|Dutilleux © gontiermusic.com|
BBC Hoddinott Hall, Cardiff, 27 January 2016
BBC National Orchestra of Wales
Conductor – Pascal Rophé
Soprano – Elizabeth Atherton
Eric Tanguy – Affetuoso, ‘In memoriam Henri Dutilleux’
Julian Anderson – Shir Hashrim
Thierry Pécou – Les liaisons magneétiques
Kenneth Hesketh – Graven Image
Henri Dutilleux – Le temps l’horloge
If you would not feel the horrible burden of Time that bruises your shoulders and bends you to the earth, you must be drunk without cease. But how? With wine, with poetry, with virtue, with what you please.
Charles Baudelaire, ‘Enivrez-vous’ (‘Be drunk’ from Petits Poèmes en Prose, 1869)
It is very poignant that the final song in Henri Dutilleux’s last published piece, Le temps l’horloge (‘Time and the Clock’), should be his only setting of Baudelaire; the poet who had been perhaps the profoundest influence on his own, passionately meticulous art. The state of drunkenness that Baudelaire advocates is bittersweet, and Dutilleux’s rendering of these words into music of remarkable colour, wit and dignity at the end of his long life seems especially apt as summation. The entire, five-section cycle, also setting words by Jean Tardieu and Robert Desnos, is a celebration of the mystery of life shot through with the composer’s characteristic ambivalence towards an ungraspable present and an unknowable future. On the one hand, time is mechanical; a ticking clock inexorably pressing forwards. On the other hand, time is an illusion, and nowhere is it more tyrannical than in contemplation of the past, as memory becomes a kind of haunting – the burden to which Baudelaire alludes. To enter or induce a state of ecstacy – or drunkenness – is to free oneself from that burden so that a deeper mystery may be apprehended. For Dutilleux, this notion was not to do with wantonness but rather an artistic striving in which, as he once put it to Roger Nichols (pictured below), ‘asceticism has a distinct role to play, the artist has to renounce so many things, so many pleasures; and in any case he’s not happy unless he can find the opportunity to realise his true self.’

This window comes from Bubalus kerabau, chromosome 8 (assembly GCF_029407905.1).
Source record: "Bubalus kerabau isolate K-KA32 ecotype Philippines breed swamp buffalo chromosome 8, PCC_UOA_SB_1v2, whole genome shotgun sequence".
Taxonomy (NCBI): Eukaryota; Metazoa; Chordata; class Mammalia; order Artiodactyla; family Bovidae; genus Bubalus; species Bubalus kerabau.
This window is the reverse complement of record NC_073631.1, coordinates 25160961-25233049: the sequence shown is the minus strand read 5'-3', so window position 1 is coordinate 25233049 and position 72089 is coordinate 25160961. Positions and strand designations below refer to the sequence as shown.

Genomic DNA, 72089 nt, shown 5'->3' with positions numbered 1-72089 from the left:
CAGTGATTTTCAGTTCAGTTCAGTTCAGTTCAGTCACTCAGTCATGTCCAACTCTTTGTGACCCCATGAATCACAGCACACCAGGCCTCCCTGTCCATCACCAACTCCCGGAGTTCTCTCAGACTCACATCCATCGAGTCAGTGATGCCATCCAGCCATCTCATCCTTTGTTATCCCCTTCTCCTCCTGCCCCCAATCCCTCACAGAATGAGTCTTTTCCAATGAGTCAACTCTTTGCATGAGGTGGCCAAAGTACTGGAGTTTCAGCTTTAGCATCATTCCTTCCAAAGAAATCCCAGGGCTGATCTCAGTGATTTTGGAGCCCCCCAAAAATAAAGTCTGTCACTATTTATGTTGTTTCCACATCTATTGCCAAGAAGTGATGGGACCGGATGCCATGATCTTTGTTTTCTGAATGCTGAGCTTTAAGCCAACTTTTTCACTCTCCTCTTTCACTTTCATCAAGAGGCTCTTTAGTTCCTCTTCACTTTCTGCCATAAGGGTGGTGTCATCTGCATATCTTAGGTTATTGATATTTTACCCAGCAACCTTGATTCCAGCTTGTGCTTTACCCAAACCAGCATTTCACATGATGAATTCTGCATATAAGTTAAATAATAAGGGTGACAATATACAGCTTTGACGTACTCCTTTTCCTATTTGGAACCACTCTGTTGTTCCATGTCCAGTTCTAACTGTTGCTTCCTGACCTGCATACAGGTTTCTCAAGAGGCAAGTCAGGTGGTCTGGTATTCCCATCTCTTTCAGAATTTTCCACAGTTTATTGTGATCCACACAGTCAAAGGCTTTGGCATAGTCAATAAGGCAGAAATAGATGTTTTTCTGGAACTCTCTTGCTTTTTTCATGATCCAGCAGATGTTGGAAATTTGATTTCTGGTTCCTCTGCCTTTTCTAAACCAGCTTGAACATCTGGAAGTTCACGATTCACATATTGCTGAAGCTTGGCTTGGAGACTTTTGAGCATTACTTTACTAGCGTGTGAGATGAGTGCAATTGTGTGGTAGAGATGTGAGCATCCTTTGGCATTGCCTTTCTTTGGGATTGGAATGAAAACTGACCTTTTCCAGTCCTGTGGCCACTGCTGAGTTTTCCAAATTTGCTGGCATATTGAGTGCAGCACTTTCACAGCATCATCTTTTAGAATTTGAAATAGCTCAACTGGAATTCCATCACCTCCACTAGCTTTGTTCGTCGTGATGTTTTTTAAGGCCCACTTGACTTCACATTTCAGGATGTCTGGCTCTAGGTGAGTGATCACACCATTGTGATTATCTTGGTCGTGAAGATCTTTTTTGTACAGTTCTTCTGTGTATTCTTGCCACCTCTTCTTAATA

Dutilleux often stated that he regretted not having written more vocal music, but he was aware that his perfectionism and slowness of working would have made writing an opera, say, impractical to say the least. However, here at Hoddinott Hall, I’m sure I wasn’t the only audience member to share that regret amidst the joy of hearing this gem of a piece so convincingly performed. With the exceptional playing of the BBC National Orchestra of Wales under conductor, Pascal Rophé, together with the lovely musical intelligence of soprano, Elizabeth Atherton, the work glowed with a vigour belying the advanced years of its composer. Not a note is wasted in Le temps l’horloge (2006-9), nor a vocal inflection or colour ill-judged; the inclusion of accordion and harpsichord lent a piquant humour almost redolent – dare I suggest – of Poulenc to an already sumptuously Gallic, post-Debussyan soundworld. Written for the American soprano, Renée Fleming, the work originally comprised three movements, with the Baudelaire setting and a preceding orchestral interlude added during the following two years, when Dutilleux was already past 90.